Re: __i915_spin_request() sucks

From: Chris Wilson
Date: Fri Nov 13 2015 - 04:16:24 EST

On Thu, Nov 12, 2015 at 03:52:02PM -0700, Jens Axboe wrote:
> On 11/12/2015 03:19 PM, Chris Wilson wrote:
> >>>So today, I figured I'd try just killing that spin. If it fails, we'll
> >>>punt to normal completions, so easy change. And wow, MASSIVE difference.
> >>>I can now scroll in chrome and not rage! It's like the laptop is 10x
> >>>faster now.
> >>>
> >>>Ran git blame, and found:
> >>>
> >>>commit 2def4ad99befa25775dd2f714fdd4d92faec6e34
> >>>Author: Chris Wilson <chris@xxxxxxxxxxxxxxxxxx>
> >>>Date: Tue Apr 7 16:20:41 2015 +0100
> >>>
> >>> drm/i915: Optimistically spin for the request completion
> >>>
> >>>and read the commit message. Doesn't sound that impressive. Especially
> >>>not for something that screws up interactive performance by a LOT.
> >>>
> >>>What's the deal? Revert?
> >
> >The tests that it improved the most were the latency sensitive tests and
> >since my Broadwell xps13 behaves itself, I'd like to understand how it
> >culminates in an interactivity loss.
> >
> >1. Maybe it is the uninterruptible nature of the polling, making X's
> >SIGIO jerky:
> This one still feels bad.
> >2. Or maybe it is increased mutex contention:
> And so does this one... I had to manually apply hunks 2-3, and after
> doing seat-of-the-pants testing for both variants, I confirmed with
> perf that we're still seeing a ton of time in __i915_wait_request()
> for both of them.
> >Or maybe it is an indirect effect, such as power balancing between the
> >CPU and GPU, or just thermal throttling, or it may be the task being
> >penalised for consuming its timeslice (for which any completion polling
> >seems susceptible).
> Look, polls in the 1-10ms range are just insane. Either you botched
> the commit message and really meant "~1ms at most" and in which case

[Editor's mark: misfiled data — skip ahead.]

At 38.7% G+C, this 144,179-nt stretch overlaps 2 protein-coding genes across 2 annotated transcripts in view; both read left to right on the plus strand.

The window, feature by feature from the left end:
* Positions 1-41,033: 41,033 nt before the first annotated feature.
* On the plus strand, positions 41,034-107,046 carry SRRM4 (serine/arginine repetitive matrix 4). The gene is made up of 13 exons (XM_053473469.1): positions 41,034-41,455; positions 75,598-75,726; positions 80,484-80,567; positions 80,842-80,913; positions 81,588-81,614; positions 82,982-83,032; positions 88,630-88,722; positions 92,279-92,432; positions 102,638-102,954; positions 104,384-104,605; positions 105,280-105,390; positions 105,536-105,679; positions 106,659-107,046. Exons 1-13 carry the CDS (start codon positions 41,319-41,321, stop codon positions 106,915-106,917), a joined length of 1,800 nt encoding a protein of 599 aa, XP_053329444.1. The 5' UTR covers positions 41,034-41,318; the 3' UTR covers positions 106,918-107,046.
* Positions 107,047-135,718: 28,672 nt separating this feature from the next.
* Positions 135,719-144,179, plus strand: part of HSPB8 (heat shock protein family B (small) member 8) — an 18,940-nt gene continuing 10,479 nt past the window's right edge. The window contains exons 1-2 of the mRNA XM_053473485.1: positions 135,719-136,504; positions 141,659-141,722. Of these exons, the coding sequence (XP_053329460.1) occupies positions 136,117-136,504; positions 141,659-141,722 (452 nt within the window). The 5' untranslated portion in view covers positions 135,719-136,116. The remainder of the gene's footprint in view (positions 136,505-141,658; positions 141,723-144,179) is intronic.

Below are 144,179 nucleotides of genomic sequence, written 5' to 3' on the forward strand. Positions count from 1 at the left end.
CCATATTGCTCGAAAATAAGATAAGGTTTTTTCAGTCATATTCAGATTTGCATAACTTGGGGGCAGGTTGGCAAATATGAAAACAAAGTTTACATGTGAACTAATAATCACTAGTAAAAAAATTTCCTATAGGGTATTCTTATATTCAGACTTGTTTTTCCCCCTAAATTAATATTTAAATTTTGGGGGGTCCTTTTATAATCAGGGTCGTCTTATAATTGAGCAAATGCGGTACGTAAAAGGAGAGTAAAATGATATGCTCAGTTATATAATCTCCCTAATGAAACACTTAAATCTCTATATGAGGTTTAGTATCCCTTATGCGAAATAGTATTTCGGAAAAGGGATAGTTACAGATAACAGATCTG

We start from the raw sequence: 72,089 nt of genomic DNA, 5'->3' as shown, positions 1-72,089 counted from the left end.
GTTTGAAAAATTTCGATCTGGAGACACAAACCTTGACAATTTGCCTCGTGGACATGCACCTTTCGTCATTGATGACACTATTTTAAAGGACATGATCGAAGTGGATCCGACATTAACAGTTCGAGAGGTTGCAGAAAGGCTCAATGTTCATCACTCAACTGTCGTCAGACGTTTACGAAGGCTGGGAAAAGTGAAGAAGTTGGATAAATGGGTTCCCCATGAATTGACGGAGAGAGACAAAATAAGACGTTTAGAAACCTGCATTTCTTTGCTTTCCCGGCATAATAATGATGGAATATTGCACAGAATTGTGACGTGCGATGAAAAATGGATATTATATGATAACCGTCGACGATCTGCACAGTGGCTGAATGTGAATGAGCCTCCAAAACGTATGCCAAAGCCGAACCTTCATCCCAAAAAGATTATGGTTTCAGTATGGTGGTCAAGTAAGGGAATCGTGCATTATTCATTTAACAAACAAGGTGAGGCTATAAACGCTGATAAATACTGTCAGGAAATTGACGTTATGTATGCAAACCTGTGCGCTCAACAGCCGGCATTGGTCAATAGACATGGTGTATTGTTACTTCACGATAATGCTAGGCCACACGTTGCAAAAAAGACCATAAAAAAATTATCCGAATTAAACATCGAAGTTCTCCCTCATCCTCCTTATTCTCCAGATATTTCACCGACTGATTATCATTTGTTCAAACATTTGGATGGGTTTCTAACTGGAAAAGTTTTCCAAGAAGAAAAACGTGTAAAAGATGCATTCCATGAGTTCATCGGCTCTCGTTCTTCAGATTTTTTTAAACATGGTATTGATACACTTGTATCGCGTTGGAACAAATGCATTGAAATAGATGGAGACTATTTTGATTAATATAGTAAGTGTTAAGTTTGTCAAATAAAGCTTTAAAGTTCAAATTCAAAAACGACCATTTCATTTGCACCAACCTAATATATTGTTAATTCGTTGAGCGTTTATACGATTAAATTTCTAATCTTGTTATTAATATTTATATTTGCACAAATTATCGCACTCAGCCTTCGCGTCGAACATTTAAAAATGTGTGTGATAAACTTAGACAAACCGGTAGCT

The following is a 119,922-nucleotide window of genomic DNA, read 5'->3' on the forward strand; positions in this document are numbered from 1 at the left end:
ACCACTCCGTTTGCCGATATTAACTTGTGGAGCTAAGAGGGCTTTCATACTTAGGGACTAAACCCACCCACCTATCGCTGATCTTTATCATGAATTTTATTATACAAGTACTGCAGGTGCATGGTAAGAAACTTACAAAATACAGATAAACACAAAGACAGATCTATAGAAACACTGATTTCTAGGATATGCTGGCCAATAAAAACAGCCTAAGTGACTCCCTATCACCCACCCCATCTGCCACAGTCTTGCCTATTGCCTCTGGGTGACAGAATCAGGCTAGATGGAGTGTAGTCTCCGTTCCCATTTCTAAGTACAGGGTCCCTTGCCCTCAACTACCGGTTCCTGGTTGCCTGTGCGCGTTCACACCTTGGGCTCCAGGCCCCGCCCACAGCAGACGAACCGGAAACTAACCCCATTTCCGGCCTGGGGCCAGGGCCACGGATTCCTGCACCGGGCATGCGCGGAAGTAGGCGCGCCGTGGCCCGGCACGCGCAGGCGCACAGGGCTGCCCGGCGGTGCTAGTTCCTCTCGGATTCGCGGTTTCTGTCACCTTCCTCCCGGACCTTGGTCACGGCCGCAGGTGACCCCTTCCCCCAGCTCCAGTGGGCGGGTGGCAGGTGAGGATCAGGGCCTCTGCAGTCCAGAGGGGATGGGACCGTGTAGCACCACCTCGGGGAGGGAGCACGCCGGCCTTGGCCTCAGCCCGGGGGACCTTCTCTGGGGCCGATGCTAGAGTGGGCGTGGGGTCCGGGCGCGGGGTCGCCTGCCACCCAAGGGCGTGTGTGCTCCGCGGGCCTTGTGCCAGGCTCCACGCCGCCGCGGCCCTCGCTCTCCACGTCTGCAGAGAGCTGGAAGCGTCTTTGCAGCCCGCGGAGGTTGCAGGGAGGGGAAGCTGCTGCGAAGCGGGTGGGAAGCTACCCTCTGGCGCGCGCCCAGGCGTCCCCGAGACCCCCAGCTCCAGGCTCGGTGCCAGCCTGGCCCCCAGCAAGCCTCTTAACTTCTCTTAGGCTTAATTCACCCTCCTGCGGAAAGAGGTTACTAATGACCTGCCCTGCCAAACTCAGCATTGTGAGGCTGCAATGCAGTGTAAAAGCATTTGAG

> I'd suspect you of smoking something good, or you hacked it up wrong
> and used jiffies when you really wanted to be using some other time
> check that really did give you 1us.

What other time check? I was under the impression of setting up a
hrtimer was expensive and jiffies was available.

> I'll take an IRQ over 10 msecs of busy looping on my laptop, thanks.
> >>"Limit the spinning to a single jiffie (~1us) at most"
> >>
> >>is totally wrong. I have HZ=100 on my laptop. That's 10ms. 10ms!
> >>Even if I had HZ=1000, that'd still be 1ms of spinning. That's
> >>seriously screwed up, guys.
> >
> >That's over and above the termination condition for blk_poll().
> ?! And this is related, how? Comparing apples and oranges. One is a
> test opt-in feature for experimentation, the other is
> unconditionally enabled for everyone. I believe the commit even says
> so. See the difference? Would I use busy loop spinning waiting for
> rotating storage completions, which are in the 1-10ms range? No,
> with the reason being that the potential wins for spins are in the
> usec range.

Equally I expect the service interval for a batch to be around 2-20us.
There are many workloads that execute 30-50k requests/s, and you can
appreciate that they are sensitive to the latency in setting up an irq
and receiving it - just as equally leaving that irq enabled saturates a
CPU with simply executing the irq handler. So what mechanism do you use
to guard against either a very long queue depth or an abnormal request
causing msec+ spins?

Chris Wilson, Intel Open Source Technology Centre
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